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Lvsc. Yes, sir, they are at the gate without.

155 OVID. se. That's well. ASINIVS Lvovs, a word. Captaine, I shall take my leaue of you?

TvcC. No, my little old boy, dispatch with COTHVRNVS there: I’le attend thee, I

Lvsc. To borrow fome ten drachmes, I know his 160 proiect.

OVID. fe. Sir, you shall make me beholding to you. Now Captaine Tvcca, what say you?

Tvcc. Why, what should I say? or what can I say, my flowre o' the order? Should I say, thou art rich? 165 or that thou art honorable? or wise? or valiant? or learned? or liberall? Why, thou art all there, and thou knoweft it (my noble Lvcvlvs) thou knoweft it: come, bee not ashamed of thy vertues, old stumpe. Honour's a good brooch to weare in a mans hat, at all 170 times. Thou art the man of warres Mecænas, old boy. Why shouldīt not thou bee grac't then by them, as well as hee is by his poets? How now, my carrier, what newes?

Lvsc. The boy has staied within for his cue, this 175 halfe houre.

Tvcc. Come, doe not whisper to me, but speake it out: what? it is no treason against the state, I hope, is't? Lvsc. Yes, against the state of my masters purse.

180 Pyrg. Sir, AGRIPPA desires you to forbeare him till the next weeke: his moyles are not yet come vp.

Tvcc. His moyles ? now the bots, the spauin, and the glanders, and some dozen diseases more, light on

155 Lus. (Re-entering.) N 157 [ Walks aside with LUPUS.] N 158 my little knight Errant Q 159 Caualier Cothurnus Q 160-1 (A side. G, N

162 Ovid sen. [ To Lupus.] N. 165 my... order] my most Magnanimous Mirror of K’nighthood Q boy) knight 2 173 poets ?] Enter Pyrgus and whispers Tucca. G Enter Pyrgus. N 175 Lus. (Aside.] N 176 [Aside. G 180 Lus. (A side.] N [Aside, and exit. G

171-2 old

him, and his moyles. What ha' they the yellowes, his 185 moyles, that they come no fafter? or are they foundred? ha? his moyles ha' the staggers belike: ha' they?

Pyrg. O no, fir: then your tongue might be suspected for one of his moyles.

Tvcc. Hee owes mee almost a talent, and hee thinks 190 to beare it away with his moyles, does hee? Sirrah, you, nut-cracker, goe your waies to him againe, and tell him I must ha' money, I: I cannot eate stones and turfes, say. What, will he clem me, and my followers ? Aske him, an' he will clem me: doe, goe.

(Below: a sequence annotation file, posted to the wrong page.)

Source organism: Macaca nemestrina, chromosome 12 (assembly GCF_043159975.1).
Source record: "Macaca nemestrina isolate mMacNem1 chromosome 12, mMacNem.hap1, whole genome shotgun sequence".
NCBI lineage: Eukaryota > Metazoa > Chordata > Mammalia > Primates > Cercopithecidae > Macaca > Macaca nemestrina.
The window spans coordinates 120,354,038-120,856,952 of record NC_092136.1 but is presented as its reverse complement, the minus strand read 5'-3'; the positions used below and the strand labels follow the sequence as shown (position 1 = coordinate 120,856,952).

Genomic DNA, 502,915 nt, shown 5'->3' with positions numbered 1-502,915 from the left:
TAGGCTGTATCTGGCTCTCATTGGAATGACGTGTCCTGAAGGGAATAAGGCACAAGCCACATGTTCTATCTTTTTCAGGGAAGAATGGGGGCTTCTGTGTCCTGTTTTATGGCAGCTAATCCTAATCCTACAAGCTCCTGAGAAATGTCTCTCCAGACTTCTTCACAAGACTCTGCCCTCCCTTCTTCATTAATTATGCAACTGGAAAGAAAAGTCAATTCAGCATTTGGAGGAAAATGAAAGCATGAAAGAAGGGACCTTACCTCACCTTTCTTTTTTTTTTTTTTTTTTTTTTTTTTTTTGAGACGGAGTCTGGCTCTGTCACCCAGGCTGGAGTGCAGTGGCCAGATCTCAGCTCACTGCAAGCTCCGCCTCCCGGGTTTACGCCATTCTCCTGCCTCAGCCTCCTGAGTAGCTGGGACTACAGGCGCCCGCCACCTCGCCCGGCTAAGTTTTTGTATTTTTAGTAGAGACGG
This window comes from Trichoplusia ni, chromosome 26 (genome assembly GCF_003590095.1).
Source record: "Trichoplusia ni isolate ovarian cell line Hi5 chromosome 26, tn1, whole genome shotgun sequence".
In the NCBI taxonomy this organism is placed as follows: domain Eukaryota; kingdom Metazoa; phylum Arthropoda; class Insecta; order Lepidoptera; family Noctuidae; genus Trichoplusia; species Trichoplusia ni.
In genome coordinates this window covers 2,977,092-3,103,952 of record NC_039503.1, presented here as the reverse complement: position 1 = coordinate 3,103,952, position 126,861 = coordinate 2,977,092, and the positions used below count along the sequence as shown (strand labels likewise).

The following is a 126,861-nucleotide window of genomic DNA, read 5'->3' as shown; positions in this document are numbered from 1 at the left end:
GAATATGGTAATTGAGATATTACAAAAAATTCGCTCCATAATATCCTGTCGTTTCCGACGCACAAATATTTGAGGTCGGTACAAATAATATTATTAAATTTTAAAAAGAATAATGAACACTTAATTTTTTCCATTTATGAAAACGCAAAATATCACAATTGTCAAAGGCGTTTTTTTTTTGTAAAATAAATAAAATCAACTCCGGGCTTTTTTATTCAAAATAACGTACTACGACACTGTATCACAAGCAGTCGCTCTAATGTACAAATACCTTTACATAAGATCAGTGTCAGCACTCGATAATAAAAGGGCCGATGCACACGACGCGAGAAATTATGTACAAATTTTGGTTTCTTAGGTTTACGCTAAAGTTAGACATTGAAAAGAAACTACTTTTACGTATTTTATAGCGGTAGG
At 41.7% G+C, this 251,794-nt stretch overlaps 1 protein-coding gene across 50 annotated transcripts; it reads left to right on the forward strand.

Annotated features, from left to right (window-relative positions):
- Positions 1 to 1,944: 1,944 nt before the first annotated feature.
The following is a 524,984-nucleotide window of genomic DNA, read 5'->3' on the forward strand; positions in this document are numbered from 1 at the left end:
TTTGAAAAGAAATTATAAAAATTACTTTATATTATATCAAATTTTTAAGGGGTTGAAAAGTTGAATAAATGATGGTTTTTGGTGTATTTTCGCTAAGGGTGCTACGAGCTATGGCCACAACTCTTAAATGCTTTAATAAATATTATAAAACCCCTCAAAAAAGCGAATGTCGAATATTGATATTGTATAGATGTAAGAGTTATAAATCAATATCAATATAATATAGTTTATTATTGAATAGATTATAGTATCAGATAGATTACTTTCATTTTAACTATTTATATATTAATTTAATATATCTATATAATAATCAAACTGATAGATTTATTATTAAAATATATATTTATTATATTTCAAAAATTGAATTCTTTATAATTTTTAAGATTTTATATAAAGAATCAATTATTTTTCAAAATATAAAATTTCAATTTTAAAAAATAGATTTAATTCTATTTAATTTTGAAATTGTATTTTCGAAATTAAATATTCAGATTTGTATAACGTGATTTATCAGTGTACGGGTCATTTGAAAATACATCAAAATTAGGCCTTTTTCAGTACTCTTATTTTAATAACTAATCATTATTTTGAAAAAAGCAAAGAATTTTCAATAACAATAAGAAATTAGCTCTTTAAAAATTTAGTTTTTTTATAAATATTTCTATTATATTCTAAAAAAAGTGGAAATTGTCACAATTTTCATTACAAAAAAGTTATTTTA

195 would haue mee frie my ierkin, would hee? [283] Away, setter, away. Yet, stay, my little tumbler: this old boy shall supply now. I will not trouble him, I cannot bee importunate, I: I cannot bee impudent.

PYRG. Alas, fir, no: you are the most maidenly 200 blushing creature vpon the earth.

Tvcc. Do'st thou heare, my little fixe and fiftie, or thereabouts? Thou art not to learne the humours and tricks of that old bald cheater, Time: thou hadît not this chaine for nothing. Men of worth haue their 205 chymera's, as well as other creatures: and they doe fee monsters, sometimes: they doe, they doe, braue boy.

PYRG. Better cheape then he shall see you, I warrant him.

210 Tvcc. Thou must let me haue fixe, fixe, drachmes, I meane, old boy; thou shalt doe it: I tell thee, old boy, thou shalt, and in priuate too, do'st thou see? Goe, walke off: there, there. Sixe is the summe. Thy fonn's a gallant sparke, and must not be put out of a 215 sudden: come hither, CALLIMACHVS, thy father tells me thou art too poeticall, boy, thou must not be so, thou

188 sir:- (Aside.] N 189 (Aside. G 197-8 this old boy] the Knight Q

200 Pyr. (A side.] N 201 (A side. G 207–8 braue boy) om. Q 209 Pyr. (A side.] N 210 [Aside. G 214 off: (to the Boy] G, N 217 boy) slaue Q

must leaue them, yong nouice, thou must, they are a sort of poore staru'd rascalls; that are euer wrapt vp in foule linnen; and can boast of nothing but a leane 220 visage, peering out of a seame-rent sute; the very emblemes of beggerie. No, doft heare? turne lawyer, Thou shalt be my solicitor: Tis right, old boy, ist?

Ovid. se. You were best tell it, Captaine.